How should teacher performance for the academic year be judged?
The exam season is finally over and my students have been evaluated internally by me and externally via different exam boards. My school administrators are now busy ending the academic year evaluating my performance along with that of my colleagues. So how should teacher performance for the academic year be judged?
Research shows a strong correlation between teacher effectiveness and student achievement. And I am extremely proud of the excellent results my students get both at the IGCSE and IB examinations simply because I invest a lot of effort in preparing them well for these external examinations.
However, there is a small voice in my head that refuses to be silenced. Several of my students undertake private or group tutorial sessions in biology after school. That makes me question whether their exam achievement is a reflection of my performance, or their tutors, or, perhaps, it is a joint effort? And indeed, if I was an effective educator why would my students feel the need to take tuition in the first place?
The Education Bureau mandates that teachers should be evaluated on performance and not personality and should focus on three specific areas of teaching and teaching-related duties, non-teaching duties and professional and personal competence.
The EB also recognises that the appraisal system applicable to one school may not be so for another. And before establishing the teacher appraisal system, schools should understand their culture, their educational goals and the needs of various parties (the school, teachers and students) before deciding on the methods and criteria for appraisal.
What this means is that I could be considered an effective teacher in one school but, perhaps, not in another.
A recipient of the 2012 Millman Award from the Consortium for Research on Educational Accountability and Teacher Evaluation in recognition of his work in the field of teacher and administrator evaluation, James H. Stronge, the heritage professor of education in the educational policy, planning, and leadership area at the College of William and Mary, in Virginia, and also president of an educational consulting company that specialises in teacher and leader effectiveness, sheds some light on this complex but necessary process that schools even address with different jargon.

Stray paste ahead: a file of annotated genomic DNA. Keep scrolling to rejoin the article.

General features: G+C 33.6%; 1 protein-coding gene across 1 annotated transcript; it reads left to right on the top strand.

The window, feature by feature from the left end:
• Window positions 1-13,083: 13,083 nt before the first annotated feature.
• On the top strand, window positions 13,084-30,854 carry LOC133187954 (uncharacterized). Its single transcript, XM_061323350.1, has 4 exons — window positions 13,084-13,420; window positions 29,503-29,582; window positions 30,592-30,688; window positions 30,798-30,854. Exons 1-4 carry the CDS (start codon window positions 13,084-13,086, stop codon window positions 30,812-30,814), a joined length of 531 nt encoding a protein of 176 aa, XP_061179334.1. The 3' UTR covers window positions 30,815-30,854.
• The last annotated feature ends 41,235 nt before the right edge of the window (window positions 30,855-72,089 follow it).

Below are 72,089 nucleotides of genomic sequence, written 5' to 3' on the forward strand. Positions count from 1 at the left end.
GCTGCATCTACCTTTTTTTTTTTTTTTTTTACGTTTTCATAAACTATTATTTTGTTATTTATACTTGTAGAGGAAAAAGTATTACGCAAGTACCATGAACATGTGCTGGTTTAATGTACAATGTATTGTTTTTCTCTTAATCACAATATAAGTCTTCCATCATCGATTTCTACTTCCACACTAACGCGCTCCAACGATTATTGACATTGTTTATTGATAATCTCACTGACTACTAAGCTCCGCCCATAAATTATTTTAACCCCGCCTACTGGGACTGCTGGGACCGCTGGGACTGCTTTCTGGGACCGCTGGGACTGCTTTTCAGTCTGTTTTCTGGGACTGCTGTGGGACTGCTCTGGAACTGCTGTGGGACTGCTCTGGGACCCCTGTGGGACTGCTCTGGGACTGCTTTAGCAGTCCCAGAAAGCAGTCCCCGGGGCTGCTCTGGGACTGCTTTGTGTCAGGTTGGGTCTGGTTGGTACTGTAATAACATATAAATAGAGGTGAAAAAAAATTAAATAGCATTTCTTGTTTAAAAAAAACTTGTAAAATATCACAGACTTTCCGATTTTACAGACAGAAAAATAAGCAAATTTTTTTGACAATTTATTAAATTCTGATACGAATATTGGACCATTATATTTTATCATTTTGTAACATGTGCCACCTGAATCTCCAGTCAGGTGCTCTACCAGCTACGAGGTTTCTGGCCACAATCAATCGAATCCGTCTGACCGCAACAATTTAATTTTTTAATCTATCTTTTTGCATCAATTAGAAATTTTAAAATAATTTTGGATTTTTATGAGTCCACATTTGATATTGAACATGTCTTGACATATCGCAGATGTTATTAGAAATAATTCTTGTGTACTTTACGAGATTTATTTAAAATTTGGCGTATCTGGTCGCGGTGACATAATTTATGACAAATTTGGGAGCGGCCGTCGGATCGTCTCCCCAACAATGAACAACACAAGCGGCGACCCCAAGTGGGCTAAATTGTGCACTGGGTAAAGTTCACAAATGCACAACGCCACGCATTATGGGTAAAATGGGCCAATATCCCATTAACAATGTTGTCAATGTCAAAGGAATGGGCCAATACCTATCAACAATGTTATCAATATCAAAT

Teacher appraisal, teacher evaluation, performance management?
"Ultimately, what I aim for is not teacher evaluation; it's teacher effectiveness. I think of evaluation merely as the means, but effectiveness is the goal. If one teacher improves her or his performance, then an entire group of children will be better for the effort."
Having authored, co-authored, or edited 23 books and more than 150 articles on performance evaluation systems, Stronge finds, "Too frequently evaluation has been a useless event: nothing changes."
I evaluated my students on their knowledge, understanding of biology concepts, handling information and problem solving as well as experimental skills and investigations.
Stronge considers student achievement to be just one of the criteria that measure my effectiveness as a teacher. Professional knowledge, instructional planning and delivery, assessment of student learning, the learning environment and professionalism are other standards against which my effectiveness should be evaluated. However, being in a position of continually evaluating our students, teachers especially can be touchy with being evaluated.
And several other questions come to mind, such as: Should a veteran teacher like myself be excluded from the evaluation process? And who should judge my performance?
Research by Mark Shevlin and associates suggests that student ratings do not wholly reflect actual teaching effectiveness. Hence, Stronge suggests that evidence be collected via multiple data sources throughout the evaluation cycle that include a documentation log, student surveys, measures of student progress and observations.
High-quality classroom observations have the potential to improve instruction. Research also shows that teachers are more effective at raising student achievement during the school year when they are being evaluated than previously.
I take solace in the words of Albert Einstein: "Not everything that counts can be counted and not everything that can be counted counts!"
Anjali A. Hazari teaches IB and IGCSE biology at the French International School